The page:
“We have state laws that set legal limits (for the sale and consumption) of all alcohol. And if it is good enough for the state, it seems that those should be good enough for the cities in Mississippi,” he said.

            After commenting on sections of the new ordinance, Harvey suggested that the distance requirements be revisited. He also asked about the two restaurants being “grandfathered in,” referring to issues over separate restroom for males and females.

            He also questioned who are the mayor and aldermen trying to keep from selling and consuming beer.

            After Harvey’s comments, Mayor Larry Hart asked board attorney John Crow to address the “grandfather” issue.

            Crow responded that there is no “grandfather clause” in the ordinance or in any beer ordinance. He explained that existing establishments that sell beer are not being required to do something that materially affects them financially.”

            “The purpose of this ordinance is not to put people out of business or to keep people from going into business,” Crow continued.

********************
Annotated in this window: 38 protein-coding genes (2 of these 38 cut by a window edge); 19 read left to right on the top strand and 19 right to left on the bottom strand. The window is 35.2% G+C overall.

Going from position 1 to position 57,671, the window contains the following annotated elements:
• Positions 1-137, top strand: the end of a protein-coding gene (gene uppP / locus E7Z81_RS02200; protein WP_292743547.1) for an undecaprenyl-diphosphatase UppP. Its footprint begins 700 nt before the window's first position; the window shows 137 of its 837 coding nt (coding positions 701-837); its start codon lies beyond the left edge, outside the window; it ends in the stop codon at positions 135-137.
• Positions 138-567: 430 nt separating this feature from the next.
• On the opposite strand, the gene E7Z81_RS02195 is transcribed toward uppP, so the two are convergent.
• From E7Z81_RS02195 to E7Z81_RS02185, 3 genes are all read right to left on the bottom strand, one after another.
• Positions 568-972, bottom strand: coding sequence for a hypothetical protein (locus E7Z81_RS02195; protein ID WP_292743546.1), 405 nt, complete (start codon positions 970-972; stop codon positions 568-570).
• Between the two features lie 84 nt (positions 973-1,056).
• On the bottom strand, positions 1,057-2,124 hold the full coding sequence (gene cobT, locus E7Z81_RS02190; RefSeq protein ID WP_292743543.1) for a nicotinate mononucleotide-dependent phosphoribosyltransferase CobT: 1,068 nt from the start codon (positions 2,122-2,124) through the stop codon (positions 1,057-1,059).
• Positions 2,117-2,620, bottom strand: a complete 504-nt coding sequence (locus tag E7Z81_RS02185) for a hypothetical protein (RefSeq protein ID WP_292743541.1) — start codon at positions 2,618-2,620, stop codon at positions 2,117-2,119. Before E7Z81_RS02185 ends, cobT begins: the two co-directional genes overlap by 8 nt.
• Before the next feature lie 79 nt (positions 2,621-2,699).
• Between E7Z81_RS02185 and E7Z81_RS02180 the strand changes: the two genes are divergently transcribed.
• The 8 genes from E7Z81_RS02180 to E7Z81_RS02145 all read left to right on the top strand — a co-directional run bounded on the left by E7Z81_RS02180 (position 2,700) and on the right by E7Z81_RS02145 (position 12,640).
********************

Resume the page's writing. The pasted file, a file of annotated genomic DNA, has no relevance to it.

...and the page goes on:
Harvey asked Crow specifically about the “bathrooms,” referring again to the section of the ordinance that specifies that establishments that sell beer for on-premises consumption have separate bathrooms for males and females.

            “Because that is a material thing,” Crow responded.

            Harvey asked about the section of the ordinance that requires reporting of sales figures, noting that the figures “are a material thing.”

            “That’s to keep someone legitimate,” the board attorney answered.

            “And the state does that?” Harvey asked.

            “I don’t know what the state does,” Crow said.

            After commenting on problems with non-compliance under the old ordinance, Crow said to Harvey, “Your remarks quite frankly didn’t make a lot of sense and there was not a lot of authority backing up your remarks.”

            “As a citizen, I hope you can listen to somebody speaking to you,” Harvey said.

            “I am listening to you,” said Crow. “You’re giving me opinions.”